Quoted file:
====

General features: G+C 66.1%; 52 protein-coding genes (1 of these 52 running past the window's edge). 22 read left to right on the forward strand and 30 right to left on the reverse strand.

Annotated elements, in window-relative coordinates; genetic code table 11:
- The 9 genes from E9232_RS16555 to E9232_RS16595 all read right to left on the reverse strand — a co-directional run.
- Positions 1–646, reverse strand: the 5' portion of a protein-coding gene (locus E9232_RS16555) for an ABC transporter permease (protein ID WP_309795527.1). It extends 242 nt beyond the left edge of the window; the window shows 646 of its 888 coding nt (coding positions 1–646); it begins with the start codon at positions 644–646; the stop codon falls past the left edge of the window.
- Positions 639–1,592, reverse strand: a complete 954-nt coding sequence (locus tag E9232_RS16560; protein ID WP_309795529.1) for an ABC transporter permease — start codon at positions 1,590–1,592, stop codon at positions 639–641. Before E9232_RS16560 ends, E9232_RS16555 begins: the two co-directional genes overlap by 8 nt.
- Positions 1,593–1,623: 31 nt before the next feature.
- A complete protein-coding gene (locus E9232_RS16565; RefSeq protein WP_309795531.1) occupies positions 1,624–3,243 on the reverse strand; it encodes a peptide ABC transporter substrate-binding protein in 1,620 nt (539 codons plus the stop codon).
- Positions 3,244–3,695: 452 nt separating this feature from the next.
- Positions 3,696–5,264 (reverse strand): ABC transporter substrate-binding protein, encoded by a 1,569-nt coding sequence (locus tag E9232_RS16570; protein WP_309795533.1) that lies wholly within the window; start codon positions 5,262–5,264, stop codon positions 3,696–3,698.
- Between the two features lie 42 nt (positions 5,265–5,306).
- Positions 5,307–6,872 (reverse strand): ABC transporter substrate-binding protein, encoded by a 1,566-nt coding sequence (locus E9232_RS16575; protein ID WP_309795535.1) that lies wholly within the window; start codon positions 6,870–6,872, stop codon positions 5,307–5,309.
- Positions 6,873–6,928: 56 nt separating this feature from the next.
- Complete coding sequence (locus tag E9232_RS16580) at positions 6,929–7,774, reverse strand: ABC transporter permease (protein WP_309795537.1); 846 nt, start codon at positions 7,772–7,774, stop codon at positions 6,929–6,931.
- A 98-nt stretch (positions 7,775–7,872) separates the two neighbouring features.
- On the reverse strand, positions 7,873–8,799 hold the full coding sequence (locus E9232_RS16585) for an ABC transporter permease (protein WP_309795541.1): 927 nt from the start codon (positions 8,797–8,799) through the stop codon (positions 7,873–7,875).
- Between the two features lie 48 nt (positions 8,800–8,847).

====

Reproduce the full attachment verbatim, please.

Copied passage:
General features: G+C 66.1%; 52 protein-coding genes (1 of these 52 running past the window's edge). 22 read left to right on the forward strand and 30 right to left on the reverse strand.

Annotated elements, in window-relative coordinates; genetic code table 11:
- The 9 genes from E9232_RS16555 to E9232_RS16595 all read right to left on the reverse strand — a co-directional run.
- Positions 1–646, reverse strand: the 5' portion of a protein-coding gene (locus E9232_RS16555) for an ABC transporter permease (protein ID WP_309795527.1). It extends 242 nt beyond the left edge of the window; the window shows 646 of its 888 coding nt (coding positions 1–646); it begins with the start codon at positions 644–646; the stop codon falls past the left edge of the window.
- Positions 639–1,592, reverse strand: a complete 954-nt coding sequence (locus tag E9232_RS16560; protein ID WP_309795529.1) for an ABC transporter permease — start codon at positions 1,590–1,592, stop codon at positions 639–641. Before E9232_RS16560 ends, E9232_RS16555 begins: the two co-directional genes overlap by 8 nt.
- Positions 1,593–1,623: 31 nt before the next feature.
- A complete protein-coding gene (locus E9232_RS16565; RefSeq protein WP_309795531.1) occupies positions 1,624–3,243 on the reverse strand; it encodes a peptide ABC transporter substrate-binding protein in 1,620 nt (539 codons plus the stop codon).
- Positions 3,244–3,695: 452 nt separating this feature from the next.
- Positions 3,696–5,264 (reverse strand): ABC transporter substrate-binding protein, encoded by a 1,569-nt coding sequence (locus tag E9232_RS16570; protein WP_309795533.1) that lies wholly within the window; start codon positions 5,262–5,264, stop codon positions 3,696–3,698.
- Between the two features lie 42 nt (positions 5,265–5,306).
- Positions 5,307–6,872 (reverse strand): ABC transporter substrate-binding protein, encoded by a 1,566-nt coding sequence (locus E9232_RS16575; protein ID WP_309795535.1) that lies wholly within the window; start codon positions 6,870–6,872, stop codon positions 5,307–5,309.
- Positions 6,873–6,928: 56 nt separating this feature from the next.
- Complete coding sequence (locus tag E9232_RS16580) at positions 6,929–7,774, reverse strand: ABC transporter permease (protein WP_309795537.1); 846 nt, start codon at positions 7,772–7,774, stop codon at positions 6,929–6,931.
- A 98-nt stretch (positions 7,775–7,872) separates the two neighbouring features.
- On the reverse strand, positions 7,873–8,799 hold the full coding sequence (locus E9232_RS16585) for an ABC transporter permease (protein WP_309795541.1): 927 nt from the start codon (positions 8,797–8,799) through the stop codon (positions 7,873–7,875).
- Between the two features lie 48 nt (positions 8,800–8,847).